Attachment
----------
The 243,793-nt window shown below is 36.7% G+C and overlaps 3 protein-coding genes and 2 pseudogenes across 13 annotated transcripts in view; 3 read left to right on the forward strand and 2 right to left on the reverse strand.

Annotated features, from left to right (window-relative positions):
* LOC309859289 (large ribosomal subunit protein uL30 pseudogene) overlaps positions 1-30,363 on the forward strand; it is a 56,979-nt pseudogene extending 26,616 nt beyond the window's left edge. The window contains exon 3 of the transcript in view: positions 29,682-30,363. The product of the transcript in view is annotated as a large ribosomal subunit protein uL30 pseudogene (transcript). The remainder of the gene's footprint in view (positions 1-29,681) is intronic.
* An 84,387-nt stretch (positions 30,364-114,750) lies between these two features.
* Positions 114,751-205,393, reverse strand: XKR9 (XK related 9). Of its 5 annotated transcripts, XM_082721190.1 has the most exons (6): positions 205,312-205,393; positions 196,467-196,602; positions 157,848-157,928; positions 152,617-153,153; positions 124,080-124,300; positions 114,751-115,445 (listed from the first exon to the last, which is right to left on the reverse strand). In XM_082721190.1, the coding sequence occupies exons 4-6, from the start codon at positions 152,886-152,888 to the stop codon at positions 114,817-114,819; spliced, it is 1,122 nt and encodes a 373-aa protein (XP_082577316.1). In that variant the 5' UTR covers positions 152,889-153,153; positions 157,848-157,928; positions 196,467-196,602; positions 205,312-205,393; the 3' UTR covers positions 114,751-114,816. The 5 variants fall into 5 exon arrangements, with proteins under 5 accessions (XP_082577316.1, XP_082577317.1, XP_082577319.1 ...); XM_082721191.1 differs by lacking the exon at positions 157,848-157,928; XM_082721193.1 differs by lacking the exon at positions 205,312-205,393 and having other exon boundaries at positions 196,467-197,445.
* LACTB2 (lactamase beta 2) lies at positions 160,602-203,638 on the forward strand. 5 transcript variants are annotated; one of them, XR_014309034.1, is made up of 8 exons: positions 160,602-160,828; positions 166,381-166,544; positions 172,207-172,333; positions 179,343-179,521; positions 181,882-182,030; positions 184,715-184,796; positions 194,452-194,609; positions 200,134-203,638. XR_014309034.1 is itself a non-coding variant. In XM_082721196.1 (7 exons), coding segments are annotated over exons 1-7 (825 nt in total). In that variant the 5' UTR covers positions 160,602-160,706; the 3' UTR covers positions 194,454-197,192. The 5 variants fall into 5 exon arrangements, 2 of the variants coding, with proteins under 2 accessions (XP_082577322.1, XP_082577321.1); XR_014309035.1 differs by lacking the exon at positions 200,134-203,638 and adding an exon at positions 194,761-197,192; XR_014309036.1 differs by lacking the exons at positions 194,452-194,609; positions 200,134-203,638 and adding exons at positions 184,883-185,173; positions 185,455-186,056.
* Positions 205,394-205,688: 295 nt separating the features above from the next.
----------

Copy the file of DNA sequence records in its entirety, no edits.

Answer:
The 243,793-nt window shown below is 36.7% G+C and overlaps 3 protein-coding genes and 2 pseudogenes across 13 annotated transcripts in view; 3 read left to right on the forward strand and 2 right to left on the reverse strand.

Annotated features, from left to right (window-relative positions):
* LOC309859289 (large ribosomal subunit protein uL30 pseudogene) overlaps positions 1-30,363 on the forward strand; it is a 56,979-nt pseudogene extending 26,616 nt beyond the window's left edge. The window contains exon 3 of the transcript in view: positions 29,682-30,363. The product of the transcript in view is annotated as a large ribosomal subunit protein uL30 pseudogene (transcript). The remainder of the gene's footprint in view (positions 1-29,681) is intronic.
* An 84,387-nt stretch (positions 30,364-114,750) lies between these two features.
* Positions 114,751-205,393, reverse strand: XKR9 (XK related 9). Of its 5 annotated transcripts, XM_082721190.1 has the most exons (6): positions 205,312-205,393; positions 196,467-196,602; positions 157,848-157,928; positions 152,617-153,153; positions 124,080-124,300; positions 114,751-115,445 (listed from the first exon to the last, which is right to left on the reverse strand). In XM_082721190.1, the coding sequence occupies exons 4-6, from the start codon at positions 152,886-152,888 to the stop codon at positions 114,817-114,819; spliced, it is 1,122 nt and encodes a 373-aa protein (XP_082577316.1). In that variant the 5' UTR covers positions 152,889-153,153; positions 157,848-157,928; positions 196,467-196,602; positions 205,312-205,393; the 3' UTR covers positions 114,751-114,816. The 5 variants fall into 5 exon arrangements, with proteins under 5 accessions (XP_082577316.1, XP_082577317.1, XP_082577319.1 ...); XM_082721191.1 differs by lacking the exon at positions 157,848-157,928; XM_082721193.1 differs by lacking the exon at positions 205,312-205,393 and having other exon boundaries at positions 196,467-197,445.
* LACTB2 (lactamase beta 2) lies at positions 160,602-203,638 on the forward strand. 5 transcript variants are annotated; one of them, XR_014309034.1, is made up of 8 exons: positions 160,602-160,828; positions 166,381-166,544; positions 172,207-172,333; positions 179,343-179,521; positions 181,882-182,030; positions 184,715-184,796; positions 194,452-194,609; positions 200,134-203,638. XR_014309034.1 is itself a non-coding variant. In XM_082721196.1 (7 exons), coding segments are annotated over exons 1-7 (825 nt in total). In that variant the 5' UTR covers positions 160,602-160,706; the 3' UTR covers positions 194,454-197,192. The 5 variants fall into 5 exon arrangements, 2 of the variants coding, with proteins under 2 accessions (XP_082577322.1, XP_082577321.1); XR_014309035.1 differs by lacking the exon at positions 200,134-203,638 and adding an exon at positions 194,761-197,192; XR_014309036.1 differs by lacking the exons at positions 194,452-194,609; positions 200,134-203,638 and adding exons at positions 184,883-185,173; positions 185,455-186,056.
* Positions 205,394-205,688: 295 nt separating the features above from the next.